Rating 1.5/5

When I first saw previews for this film, I thought it might be something new, fun, and entertaining. As the release date drew closer, and began to see more previews and longer trailers, I thought it might be just another one of Adam Sandler’s comedies.

I was wrong. It was worse. Watch the trailer below.

Pixels

I gave it half a star based on the reason that I thought it was somewhat interesting concept and it did have some potential but just didn’t seem to go anywhere. For those that have not seen the film, there are some spoilers.

The film begins in the summer of 1982 where childhood friends Sam Brenner (Sandler) and Will Cooper (Kevin James) ride their bikes to the arcade and spend the day playing video games (as a lot of kids did back in those days). Time quickly moves and suddenly Sam and Will are in a video game tournament where they met the ‘Wonder Kid’ Ludlow Lamonsoff (Josh Gad) and quickly become friends. Sam makes it so far in the tournament that he faces off against another gamer, Eddie Plant (Peter Dinklage), for the championship, where Brenner loses. Here we also get a cameo from Dan Aykroyd as the MC for the tournament and tells those in attendance that a collection of games will be sent to space. This sets the movie in motion. Flash forward 30 years and we learn that aliens have interpreted the video games as a declaration of war and have sent representations of those games, like Galaga, Centipede, and more, to destroy the Earth.

That seems like an interesting, fun concept where real life games attack the Earth in a sort of ‘war of the worlds’ battle. This is where the childhood gamers come into play. Cooper is now the U. S. President. Ludlow still lives with his grandmother in the basement. Brenner is an electronics/home entertainment technician. Plant is in jail but is released by orders of the president. They come together to train with the marines in order to help fight the impending video game invasion.

The film does have some moments. Like when Sam and Ludlow face several Marines in order to “train” them in video games and Ludlow is timid, but then all of the sudden turns into a drill instructor from hell. Or when Sam is talking to President Cooper’s cabinet about the pending invasion and references one of the members as ‘Harry Potter.’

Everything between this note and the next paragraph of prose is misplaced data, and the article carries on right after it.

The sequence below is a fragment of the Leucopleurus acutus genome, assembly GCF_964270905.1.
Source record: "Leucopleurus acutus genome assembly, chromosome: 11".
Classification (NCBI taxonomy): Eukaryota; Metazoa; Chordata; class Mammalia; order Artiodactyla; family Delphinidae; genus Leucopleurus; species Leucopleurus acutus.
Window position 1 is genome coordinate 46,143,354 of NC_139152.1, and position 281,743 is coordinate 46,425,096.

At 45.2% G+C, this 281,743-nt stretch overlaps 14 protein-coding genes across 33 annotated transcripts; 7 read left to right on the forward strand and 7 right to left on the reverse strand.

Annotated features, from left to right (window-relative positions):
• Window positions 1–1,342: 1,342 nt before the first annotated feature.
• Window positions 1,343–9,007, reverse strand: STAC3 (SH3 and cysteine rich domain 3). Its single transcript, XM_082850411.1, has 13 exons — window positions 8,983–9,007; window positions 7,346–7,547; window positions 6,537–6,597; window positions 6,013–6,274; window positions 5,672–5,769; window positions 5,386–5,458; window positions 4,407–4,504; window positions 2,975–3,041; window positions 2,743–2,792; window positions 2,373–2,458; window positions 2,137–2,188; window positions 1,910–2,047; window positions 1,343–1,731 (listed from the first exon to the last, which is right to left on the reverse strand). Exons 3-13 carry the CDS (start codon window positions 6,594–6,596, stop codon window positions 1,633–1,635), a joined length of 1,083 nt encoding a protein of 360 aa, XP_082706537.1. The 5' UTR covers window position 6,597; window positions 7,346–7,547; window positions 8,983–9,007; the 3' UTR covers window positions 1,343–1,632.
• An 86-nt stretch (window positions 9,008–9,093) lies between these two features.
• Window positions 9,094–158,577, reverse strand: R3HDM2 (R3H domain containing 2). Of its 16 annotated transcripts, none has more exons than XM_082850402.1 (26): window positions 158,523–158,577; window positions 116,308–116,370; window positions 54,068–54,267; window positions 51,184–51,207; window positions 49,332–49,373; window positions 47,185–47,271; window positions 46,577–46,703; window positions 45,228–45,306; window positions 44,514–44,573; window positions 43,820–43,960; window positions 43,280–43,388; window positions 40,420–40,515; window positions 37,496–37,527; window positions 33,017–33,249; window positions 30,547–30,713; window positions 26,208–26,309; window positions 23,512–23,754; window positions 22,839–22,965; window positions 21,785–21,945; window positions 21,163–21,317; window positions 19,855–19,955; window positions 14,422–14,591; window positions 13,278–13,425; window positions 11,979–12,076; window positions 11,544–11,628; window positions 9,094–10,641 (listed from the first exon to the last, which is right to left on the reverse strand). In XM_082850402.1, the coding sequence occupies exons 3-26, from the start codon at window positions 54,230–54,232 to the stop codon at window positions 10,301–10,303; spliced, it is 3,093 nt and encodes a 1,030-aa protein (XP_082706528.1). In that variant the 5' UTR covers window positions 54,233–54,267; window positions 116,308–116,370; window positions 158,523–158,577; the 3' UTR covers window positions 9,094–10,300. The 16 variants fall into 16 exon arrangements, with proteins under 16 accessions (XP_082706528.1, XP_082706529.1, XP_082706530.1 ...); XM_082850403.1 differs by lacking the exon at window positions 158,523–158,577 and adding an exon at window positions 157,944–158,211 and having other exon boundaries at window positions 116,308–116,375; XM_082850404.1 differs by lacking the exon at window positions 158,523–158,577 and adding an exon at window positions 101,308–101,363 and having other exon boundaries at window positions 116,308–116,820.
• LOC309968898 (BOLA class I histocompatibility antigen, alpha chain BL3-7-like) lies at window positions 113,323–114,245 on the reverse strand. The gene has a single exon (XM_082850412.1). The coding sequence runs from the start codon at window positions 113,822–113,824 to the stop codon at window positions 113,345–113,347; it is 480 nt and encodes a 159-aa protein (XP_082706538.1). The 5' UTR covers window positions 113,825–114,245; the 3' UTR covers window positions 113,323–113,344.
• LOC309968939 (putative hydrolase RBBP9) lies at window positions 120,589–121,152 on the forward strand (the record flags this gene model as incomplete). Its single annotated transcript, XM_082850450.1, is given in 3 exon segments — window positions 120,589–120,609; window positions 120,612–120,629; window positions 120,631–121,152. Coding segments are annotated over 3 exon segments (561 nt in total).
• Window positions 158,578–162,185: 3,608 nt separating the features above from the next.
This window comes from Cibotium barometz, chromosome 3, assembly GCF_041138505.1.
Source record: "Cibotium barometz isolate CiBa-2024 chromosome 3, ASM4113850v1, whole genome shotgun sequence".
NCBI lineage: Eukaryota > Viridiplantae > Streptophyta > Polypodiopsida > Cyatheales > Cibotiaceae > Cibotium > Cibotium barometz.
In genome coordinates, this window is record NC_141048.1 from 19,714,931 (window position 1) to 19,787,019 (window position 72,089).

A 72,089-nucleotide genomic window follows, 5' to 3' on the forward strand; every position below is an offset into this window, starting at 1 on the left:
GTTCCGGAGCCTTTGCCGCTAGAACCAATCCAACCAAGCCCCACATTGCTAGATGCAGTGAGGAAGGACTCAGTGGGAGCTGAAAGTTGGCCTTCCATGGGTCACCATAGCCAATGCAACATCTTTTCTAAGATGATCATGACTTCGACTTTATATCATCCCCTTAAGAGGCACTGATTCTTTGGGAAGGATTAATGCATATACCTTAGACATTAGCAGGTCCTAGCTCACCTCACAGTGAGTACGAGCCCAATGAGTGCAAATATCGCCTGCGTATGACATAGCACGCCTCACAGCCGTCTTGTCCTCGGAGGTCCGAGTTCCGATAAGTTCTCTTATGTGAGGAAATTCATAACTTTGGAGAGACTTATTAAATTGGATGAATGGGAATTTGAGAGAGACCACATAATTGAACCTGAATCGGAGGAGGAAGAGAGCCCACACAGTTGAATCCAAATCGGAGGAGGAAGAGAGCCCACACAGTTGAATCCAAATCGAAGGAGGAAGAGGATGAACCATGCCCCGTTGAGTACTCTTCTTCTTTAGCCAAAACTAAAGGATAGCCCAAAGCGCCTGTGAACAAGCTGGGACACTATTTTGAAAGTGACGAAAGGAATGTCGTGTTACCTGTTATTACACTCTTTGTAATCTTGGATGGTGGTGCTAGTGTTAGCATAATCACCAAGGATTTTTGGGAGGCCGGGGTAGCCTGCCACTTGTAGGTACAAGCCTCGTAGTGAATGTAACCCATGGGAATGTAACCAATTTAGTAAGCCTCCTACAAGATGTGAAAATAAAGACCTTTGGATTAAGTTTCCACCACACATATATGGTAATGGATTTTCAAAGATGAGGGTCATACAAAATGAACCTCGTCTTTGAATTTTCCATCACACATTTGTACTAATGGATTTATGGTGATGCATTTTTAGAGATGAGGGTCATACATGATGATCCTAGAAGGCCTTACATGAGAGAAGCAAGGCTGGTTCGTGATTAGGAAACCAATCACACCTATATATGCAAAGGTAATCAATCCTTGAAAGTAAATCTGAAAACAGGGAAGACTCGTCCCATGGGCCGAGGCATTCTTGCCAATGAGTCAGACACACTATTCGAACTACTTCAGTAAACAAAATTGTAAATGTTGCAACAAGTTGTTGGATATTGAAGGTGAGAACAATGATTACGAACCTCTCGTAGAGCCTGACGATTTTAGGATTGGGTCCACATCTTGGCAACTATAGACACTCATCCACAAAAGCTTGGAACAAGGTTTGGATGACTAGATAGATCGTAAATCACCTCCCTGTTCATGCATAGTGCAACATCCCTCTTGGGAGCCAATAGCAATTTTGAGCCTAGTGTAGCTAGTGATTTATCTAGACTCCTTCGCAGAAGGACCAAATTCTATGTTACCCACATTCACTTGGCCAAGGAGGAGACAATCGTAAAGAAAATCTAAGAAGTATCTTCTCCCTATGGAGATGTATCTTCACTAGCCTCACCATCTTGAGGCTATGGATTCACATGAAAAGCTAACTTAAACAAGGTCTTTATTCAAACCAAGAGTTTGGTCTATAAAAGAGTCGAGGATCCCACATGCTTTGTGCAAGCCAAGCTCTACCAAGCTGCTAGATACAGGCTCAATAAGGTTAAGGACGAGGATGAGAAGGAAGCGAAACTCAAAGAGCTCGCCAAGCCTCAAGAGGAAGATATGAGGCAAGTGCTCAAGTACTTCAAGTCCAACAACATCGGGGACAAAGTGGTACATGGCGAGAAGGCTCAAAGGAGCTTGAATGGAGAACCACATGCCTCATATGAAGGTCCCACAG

Gad had, I believe, the most entertaining character. I did enjoy his performance. It was reminiscent of what he did on the FX summer show “The Comedians,” which apparently has been cancelled after only one season. I tend to like characters like that. If you haven’t seen the show, it might take some getting used to. Dinklage did have a somewhat interesting character and had some moments playing the cocky guy who thinks he will always get his way. The other characters just didn’t appear to have the steam to carry the movie. Even Sandler playing the underdog who has to overcome the inadequacies he thinks he has in order to be the hero and get the girl. In this case the girl is Lt. Col. Violet Van Patten (Michelle Monaghan).

One might enjoy all of the nostalgia of the ‘80s video games and the battle scenes where the gamers take on Centipede, Pac Man, Donkey Kong and a host of other video game characters, but it just isn’t enough to maintain the length of the movie at 106 minutes. The acting, for the most part, did not seem to sustain the characters for a feature length film. This seemed to be more of a sketch or a group of sketches tied together. This was originally a short film with the same name written by Patrick Jean. I believe the film is more suited to be short.

With its few comedic moments here and there, “Pixels” didn’t seem to get the picture. Tim Herlihy and Timothy Dowling wrote the film. It was directed by Chris Columbus and produced by Happy Madison Productions. It is rated PG-13.

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